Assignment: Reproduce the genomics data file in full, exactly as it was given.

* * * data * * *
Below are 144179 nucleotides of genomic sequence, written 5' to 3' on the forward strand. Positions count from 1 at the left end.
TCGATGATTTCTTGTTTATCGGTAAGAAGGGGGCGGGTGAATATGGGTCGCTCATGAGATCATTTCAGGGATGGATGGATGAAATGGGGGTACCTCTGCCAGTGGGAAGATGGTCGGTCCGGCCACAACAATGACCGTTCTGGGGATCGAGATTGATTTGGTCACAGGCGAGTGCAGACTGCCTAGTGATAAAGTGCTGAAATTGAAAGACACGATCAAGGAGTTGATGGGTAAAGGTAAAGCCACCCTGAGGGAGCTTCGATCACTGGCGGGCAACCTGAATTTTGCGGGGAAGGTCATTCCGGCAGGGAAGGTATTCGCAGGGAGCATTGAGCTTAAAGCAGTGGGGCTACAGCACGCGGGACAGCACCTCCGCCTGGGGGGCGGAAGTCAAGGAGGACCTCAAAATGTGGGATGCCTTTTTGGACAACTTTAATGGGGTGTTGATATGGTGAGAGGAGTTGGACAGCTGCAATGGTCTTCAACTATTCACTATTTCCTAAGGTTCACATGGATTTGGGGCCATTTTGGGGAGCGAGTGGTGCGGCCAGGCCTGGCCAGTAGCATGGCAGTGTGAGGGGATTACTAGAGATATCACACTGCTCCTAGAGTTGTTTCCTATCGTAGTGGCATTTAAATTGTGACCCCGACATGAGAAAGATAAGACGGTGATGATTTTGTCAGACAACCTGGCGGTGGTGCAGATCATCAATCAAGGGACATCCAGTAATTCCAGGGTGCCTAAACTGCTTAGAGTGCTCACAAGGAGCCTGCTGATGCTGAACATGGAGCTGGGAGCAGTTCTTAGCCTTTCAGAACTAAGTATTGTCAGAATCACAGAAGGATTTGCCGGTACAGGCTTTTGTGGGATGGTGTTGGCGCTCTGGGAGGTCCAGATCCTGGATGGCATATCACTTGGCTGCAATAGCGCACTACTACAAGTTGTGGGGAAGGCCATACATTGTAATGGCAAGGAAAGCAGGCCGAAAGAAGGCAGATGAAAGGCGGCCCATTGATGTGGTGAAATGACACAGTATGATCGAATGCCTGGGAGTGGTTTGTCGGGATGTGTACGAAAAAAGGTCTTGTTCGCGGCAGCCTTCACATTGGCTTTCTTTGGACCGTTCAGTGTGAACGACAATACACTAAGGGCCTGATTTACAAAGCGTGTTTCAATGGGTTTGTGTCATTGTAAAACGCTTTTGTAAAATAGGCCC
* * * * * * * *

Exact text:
Below are 144179 nucleotides of genomic sequence, written 5' to 3' on the forward strand. Positions count from 1 at the left end.
TCGATGATTTCTTGTTTATCGGTAAGAAGGGGGCGGGTGAATATGGGTCGCTCATGAGATCATTTCAGGGATGGATGGATGAAATGGGGGTACCTCTGCCAGTGGGAAGATGGTCGGTCCGGCCACAACAATGACCGTTCTGGGGATCGAGATTGATTTGGTCACAGGCGAGTGCAGACTGCCTAGTGATAAAGTGCTGAAATTGAAAGACACGATCAAGGAGTTGATGGGTAAAGGTAAAGCCACCCTGAGGGAGCTTCGATCACTGGCGGGCAACCTGAATTTTGCGGGGAAGGTCATTCCGGCAGGGAAGGTATTCGCAGGGAGCATTGAGCTTAAAGCAGTGGGGCTACAGCACGCGGGACAGCACCTCCGCCTGGGGGGCGGAAGTCAAGGAGGACCTCAAAATGTGGGATGCCTTTTTGGACAACTTTAATGGGGTGTTGATATGGTGAGAGGAGTTGGACAGCTGCAATGGTCTTCAACTATTCACTATTTCCTAAGGTTCACATGGATTTGGGGCCATTTTGGGGAGCGAGTGGTGCGGCCAGGCCTGGCCAGTAGCATGGCAGTGTGAGGGGATTACTAGAGATATCACACTGCTCCTAGAGTTGTTTCCTATCGTAGTGGCATTTAAATTGTGACCCCGACATGAGAAAGATAAGACGGTGATGATTTTGTCAGACAACCTGGCGGTGGTGCAGATCATCAATCAAGGGACATCCAGTAATTCCAGGGTGCCTAAACTGCTTAGAGTGCTCACAAGGAGCCTGCTGATGCTGAACATGGAGCTGGGAGCAGTTCTTAGCCTTTCAGAACTAAGTATTGTCAGAATCACAGAAGGATTTGCCGGTACAGGCTTTTGTGGGATGGTGTTGGCGCTCTGGGAGGTCCAGATCCTGGATGGCATATCACTTGGCTGCAATAGCGCACTACTACAAGTTGTGGGGAAGGCCATACATTGTAATGGCAAGGAAAGCAGGCCGAAAGAAGGCAGATGAAAGGCGGCCCATTGATGTGGTGAAATGACACAGTATGATCGAATGCCTGGGAGTGGTTTGTCGGGATGTGTACGAAAAAAGGTCTTGTTCGCGGCAGCCTTCACATTGGCTTTCTTTGGACCGTTCAGTGTGAACGACAATACACTAAGGGCCTGATTTACAAAGCGTGTTTCAATGGGTTTGTGTCATTGTAAAACGCTTTTGTAAAATAGGCCC